Century Dictionary and Cyclopedia
- n. A small building constructed over a spring or brook, where milk, fresh meat, etc., are placed in order to be kept cool in or near the running water.
“The rattlesnakes could take the spring-house, for all he cared—he had already removed his whiskey jug.”
“It was nothing to him but a deserted spring-house.”
“Likewise, the spring-house door suddenly opened and out popped a funny, little old lady.”
“She come into de kitchen one time where I was helpin 'git de dinner ready an' de cook had gone to de spring-house, an 'she says:”
“It was this: There was a certain cave (originally a spring-house) behind the walnut trees, quite covered over with trumpet-vines and partridge-berries.”
“Then he carries the cans to the spring-house where it is cool, and leaves them overnight by the well.”
“The old stone house in front, the spring-house in a green little hollow just below it, the walled garden, with its clumps of box and lilac, and the vast barn on the left, all joined in expressing a silent welcome to their owner, as he drove up the lane.”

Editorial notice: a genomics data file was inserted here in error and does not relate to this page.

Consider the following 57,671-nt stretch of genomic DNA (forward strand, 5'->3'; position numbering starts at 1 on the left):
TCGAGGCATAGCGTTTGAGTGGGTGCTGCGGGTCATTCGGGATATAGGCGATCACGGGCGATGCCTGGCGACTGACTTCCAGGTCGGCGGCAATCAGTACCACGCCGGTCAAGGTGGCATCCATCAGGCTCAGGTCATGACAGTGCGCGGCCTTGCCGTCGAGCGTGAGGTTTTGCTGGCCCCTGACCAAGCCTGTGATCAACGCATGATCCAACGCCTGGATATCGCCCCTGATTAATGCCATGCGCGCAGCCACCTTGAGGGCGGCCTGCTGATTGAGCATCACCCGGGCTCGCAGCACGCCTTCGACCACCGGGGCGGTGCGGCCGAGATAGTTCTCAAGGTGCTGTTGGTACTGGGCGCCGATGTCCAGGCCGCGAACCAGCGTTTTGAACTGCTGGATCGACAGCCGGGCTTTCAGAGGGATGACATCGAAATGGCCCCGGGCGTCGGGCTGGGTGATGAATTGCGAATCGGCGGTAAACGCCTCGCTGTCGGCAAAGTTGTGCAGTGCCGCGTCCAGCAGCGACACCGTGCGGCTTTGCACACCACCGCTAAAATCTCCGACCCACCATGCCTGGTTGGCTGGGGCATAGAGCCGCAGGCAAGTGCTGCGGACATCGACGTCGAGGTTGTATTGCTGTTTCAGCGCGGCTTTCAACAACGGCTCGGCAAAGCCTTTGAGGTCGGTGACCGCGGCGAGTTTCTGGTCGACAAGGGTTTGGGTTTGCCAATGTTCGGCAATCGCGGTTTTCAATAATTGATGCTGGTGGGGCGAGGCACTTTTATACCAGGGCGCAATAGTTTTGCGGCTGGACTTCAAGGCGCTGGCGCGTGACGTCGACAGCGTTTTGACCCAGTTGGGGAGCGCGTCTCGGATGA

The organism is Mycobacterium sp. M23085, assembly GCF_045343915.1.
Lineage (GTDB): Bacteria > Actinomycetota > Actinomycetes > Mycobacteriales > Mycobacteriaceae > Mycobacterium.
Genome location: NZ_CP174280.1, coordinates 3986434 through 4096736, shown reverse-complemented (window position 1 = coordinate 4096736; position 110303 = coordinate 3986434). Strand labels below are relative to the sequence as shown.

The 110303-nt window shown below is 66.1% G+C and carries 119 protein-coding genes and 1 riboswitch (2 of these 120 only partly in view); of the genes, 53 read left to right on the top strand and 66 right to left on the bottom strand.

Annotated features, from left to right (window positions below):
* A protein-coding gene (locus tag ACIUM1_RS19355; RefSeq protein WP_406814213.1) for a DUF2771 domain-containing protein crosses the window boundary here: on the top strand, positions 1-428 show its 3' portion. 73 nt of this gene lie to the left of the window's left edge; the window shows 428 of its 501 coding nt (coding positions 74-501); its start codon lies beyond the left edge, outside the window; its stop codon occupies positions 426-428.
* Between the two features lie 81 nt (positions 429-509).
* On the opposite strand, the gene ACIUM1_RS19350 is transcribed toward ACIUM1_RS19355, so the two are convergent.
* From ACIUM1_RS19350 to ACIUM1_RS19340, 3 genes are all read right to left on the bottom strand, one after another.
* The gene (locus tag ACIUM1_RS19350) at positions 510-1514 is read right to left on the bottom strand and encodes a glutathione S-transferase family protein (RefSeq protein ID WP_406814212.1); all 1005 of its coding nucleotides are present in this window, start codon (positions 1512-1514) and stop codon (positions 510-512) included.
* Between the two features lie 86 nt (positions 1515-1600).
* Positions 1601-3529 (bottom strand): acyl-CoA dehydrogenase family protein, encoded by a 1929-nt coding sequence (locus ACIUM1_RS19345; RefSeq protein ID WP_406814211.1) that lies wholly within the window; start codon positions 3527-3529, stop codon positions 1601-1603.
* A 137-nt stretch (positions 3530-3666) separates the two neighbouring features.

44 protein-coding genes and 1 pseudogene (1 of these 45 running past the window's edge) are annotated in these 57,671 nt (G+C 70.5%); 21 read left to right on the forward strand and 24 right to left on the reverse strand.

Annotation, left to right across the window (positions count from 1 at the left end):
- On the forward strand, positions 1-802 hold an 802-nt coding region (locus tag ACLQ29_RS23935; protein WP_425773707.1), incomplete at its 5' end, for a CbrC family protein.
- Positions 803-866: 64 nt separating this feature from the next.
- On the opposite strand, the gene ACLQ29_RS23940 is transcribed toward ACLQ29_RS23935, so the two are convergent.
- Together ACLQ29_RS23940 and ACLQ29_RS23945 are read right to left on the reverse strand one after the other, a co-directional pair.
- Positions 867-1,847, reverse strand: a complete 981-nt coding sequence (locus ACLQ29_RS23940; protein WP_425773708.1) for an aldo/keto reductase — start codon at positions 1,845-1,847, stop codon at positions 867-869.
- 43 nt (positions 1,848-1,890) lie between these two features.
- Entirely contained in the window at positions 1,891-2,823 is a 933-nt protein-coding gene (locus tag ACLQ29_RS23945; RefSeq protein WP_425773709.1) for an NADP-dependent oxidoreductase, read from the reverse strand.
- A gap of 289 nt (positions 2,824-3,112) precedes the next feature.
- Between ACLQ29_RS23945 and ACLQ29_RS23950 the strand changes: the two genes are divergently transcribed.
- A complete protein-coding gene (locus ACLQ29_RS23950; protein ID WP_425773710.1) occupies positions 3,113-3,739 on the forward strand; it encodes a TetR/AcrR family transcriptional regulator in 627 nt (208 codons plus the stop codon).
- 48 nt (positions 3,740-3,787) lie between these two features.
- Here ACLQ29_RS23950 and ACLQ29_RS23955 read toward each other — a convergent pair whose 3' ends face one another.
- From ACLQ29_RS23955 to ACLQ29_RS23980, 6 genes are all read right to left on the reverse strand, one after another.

“Abram used to say that if I started to the spring-house, I'd go by way o 'the front porch and the front yard and the back porch and the back yard and the flower gyarden and the vegetable gyarden to git there.”
“Sam'd killed chickens the night before, 'says she,' and they was all dressed and ready, down in the spring-house; and the vegetables was right there on the back porch, but I never touched 'em, 'says she.”
“And Milly jest looked him square in the face, and says she, 'The chickens are in the spring-house and the vegetables out on the back porch, and,' says she,”
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